(photo credit: Ariel Jerozolimski [file])
The Diaspora's largest rabbinic organization settled a dispute Wednesday night with the Chief Rabbinate over conversion procedures that had threatened to shed doubt on the validity of dozens, perhaps hundreds, of American converts to Orthodox Judaism.
Chief Sephardi Rabbi Shlomo Amar and the Rabbinical Council of America (RCA) agreed to establish a joint commission that would draft a mutually agreed-upon list of rabbinic courts authorized to perform conversions.
The commission is also to draft new directives for conversion procedures in America. Both the list and the procedures are to be finalized no later than September 11, 2006.
The two sides agreed that all conversions authorized by the Rabbinical Council of America in the past, and were as such previously accepted by the Chief Rabbinate, will continue to be recognized by the Chief Rabbinate.
Until the recommendations of the joint commission are accepted and put in place, all conversions currently under way or shortly upcoming that are authorized by the Rabbinical Council of America will be similarly recognized by the Chief Rabbinate. Rabbi Yehuda Krispel, responsible for verifying overseas conversion in the Chief Rabbinate, said that the RCA would recommend a list of rabbis and that the rabbinate would double-check that list.
The RCA, a predominantly Modern Orthodox rabbinic organization, caved in to the rabbinate's insistence on doing its own investigation of all new RCA-affiliated rabbis. The RCA had originally demanded that the Israeli rabbinate continue to automatically okay US conversion courts that have RCA authorization.
In parallel, the rabbinate dropped its demand to force all new American rabbis to come to Israel to take a special test and be interviewed before a three-man panel of senior rabbinic judges. It also agreed that all conversions performed up until now with written RCA authorization would be recognized by the Israeli rabbinate.
"The RCA is very pleased with the outcome of our discussion and the agreement that we reached," said Rabbi Basil Herring, executive vice president of the RCA. "The spirit and atmosphere throughout the talks were very positive and reflect a real sense of historic partnership in dealing with a very difficult issue."
Haredi sources involved with conversions in the Diaspora said that the rabbinate's crackdown on conversions in America was motivated by a desire to eradicate negative phenomena. The sources claimed there had been several incidents in which RCA-affiliated rabbis had performed what they called "substandard" conversions.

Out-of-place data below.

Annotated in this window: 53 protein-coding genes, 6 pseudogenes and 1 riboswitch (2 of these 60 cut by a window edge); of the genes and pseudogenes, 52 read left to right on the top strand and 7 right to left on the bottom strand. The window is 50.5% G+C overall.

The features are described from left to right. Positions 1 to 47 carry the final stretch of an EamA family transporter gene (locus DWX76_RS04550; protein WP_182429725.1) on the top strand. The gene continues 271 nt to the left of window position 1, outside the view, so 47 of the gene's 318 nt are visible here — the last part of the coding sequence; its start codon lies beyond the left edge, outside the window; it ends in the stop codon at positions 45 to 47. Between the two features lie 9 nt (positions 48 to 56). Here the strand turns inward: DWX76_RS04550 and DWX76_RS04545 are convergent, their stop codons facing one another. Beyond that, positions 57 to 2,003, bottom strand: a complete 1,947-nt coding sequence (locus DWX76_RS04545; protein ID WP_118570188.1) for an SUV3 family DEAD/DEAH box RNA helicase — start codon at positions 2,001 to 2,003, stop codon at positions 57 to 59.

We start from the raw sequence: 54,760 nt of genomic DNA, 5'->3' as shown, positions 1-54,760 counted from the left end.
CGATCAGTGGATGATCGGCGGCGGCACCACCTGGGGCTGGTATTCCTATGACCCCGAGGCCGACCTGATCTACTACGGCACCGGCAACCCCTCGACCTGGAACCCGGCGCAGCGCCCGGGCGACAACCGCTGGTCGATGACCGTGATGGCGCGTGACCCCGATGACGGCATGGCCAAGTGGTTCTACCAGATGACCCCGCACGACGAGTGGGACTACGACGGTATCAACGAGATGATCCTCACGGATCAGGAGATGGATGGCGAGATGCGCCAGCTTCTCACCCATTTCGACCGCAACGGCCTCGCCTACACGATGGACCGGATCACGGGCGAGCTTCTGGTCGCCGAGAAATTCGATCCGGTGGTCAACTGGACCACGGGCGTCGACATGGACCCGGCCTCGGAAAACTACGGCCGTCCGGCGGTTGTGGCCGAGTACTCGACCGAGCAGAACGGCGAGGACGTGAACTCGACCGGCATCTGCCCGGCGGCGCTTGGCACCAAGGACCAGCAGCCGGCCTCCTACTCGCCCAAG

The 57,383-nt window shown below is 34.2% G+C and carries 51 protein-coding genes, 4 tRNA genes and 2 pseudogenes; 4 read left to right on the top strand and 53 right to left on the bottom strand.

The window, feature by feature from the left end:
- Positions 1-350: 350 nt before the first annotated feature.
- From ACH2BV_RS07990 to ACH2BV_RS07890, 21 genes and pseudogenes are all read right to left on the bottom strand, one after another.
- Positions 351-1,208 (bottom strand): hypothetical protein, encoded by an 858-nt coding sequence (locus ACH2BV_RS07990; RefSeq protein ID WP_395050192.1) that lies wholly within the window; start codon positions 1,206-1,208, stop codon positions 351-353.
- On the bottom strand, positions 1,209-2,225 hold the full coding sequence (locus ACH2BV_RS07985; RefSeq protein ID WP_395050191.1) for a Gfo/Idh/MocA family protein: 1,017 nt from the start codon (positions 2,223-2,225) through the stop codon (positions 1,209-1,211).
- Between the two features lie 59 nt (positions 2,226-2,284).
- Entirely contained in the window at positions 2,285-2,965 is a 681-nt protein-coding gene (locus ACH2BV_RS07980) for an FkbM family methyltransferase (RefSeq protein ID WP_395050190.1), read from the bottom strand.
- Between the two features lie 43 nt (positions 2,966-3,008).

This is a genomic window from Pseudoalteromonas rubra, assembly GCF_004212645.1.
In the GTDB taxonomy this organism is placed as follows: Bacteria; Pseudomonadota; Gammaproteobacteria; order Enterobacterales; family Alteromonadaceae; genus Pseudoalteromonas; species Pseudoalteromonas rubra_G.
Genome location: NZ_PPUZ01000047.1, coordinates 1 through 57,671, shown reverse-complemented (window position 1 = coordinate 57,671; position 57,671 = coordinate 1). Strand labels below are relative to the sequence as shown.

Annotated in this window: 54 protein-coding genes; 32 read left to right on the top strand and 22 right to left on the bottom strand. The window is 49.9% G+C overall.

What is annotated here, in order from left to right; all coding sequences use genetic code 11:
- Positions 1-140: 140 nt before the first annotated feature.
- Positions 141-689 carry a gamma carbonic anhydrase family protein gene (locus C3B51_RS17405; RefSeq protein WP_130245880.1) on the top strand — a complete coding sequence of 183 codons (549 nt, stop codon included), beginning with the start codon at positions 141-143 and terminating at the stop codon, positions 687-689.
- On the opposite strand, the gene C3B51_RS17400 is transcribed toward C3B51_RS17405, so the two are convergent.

"In one case there was a Conservative cantor that sat on the panel of rabbinic judges that oversaw the conversion," said the source. "In another, a rabbi who allowed coed seating and a microphone on Shabbat in his synagogue was a member of the panel of judges." Other examples of substandard conversions given by the source included a rabbi that cooperated with Reform and Conservative institutions in outreach activities.
However, the same haredi sources also admitted that the conversions performed inside Israel by the Conversion Authority, which is under Amar's aegis, were very problematic. The sources claimed that the IDF had a "conversion factory, and I doubt many of those gentile soldiers accept the yoke of halachic commandments."
The joint RCA-Chief Rabbinate committee was also tasked with compiling a list of American rabbis authorized to perform divorces.
Israeli members of the joint committee are to travel to several Jewish communities across America and investigate firsthand how the conversion courts work.
Rabbi Nahum Eisenstein, an expert in conversions and rabbi of the Jerusalem neighborhood Ma'alot Dafna, said that the conversion situation in America was disorganized. "Unlike Europe, Australia or South Africa, there is no centralized rabbinic court system in America," he said. "Most of the Orthodox conversions are performed by private rabbis and in many cases the other two members of the three-man rabbinic court are not even officially functioning rabbis."
"Major rabbinic organizations such as Agudath Rabanim, Igud Rabanim or the RCA maintain no central registry," added Eisenstein. "Nor is there centralized supervision of all rabbis who perform conversions."
Sources familiar with the rabbinate said that, while Eisenstein's portrayal of the conversion scene in America was true, part of the blame for the conversion crisis also lay on the Israeli side.
"Unlike former chief rabbis, who appointed men who were familiar with American rabbis and the hundreds of communities across the US, the present staff knows close to nothing about Diaspora communities. Many don't even speak English," one said.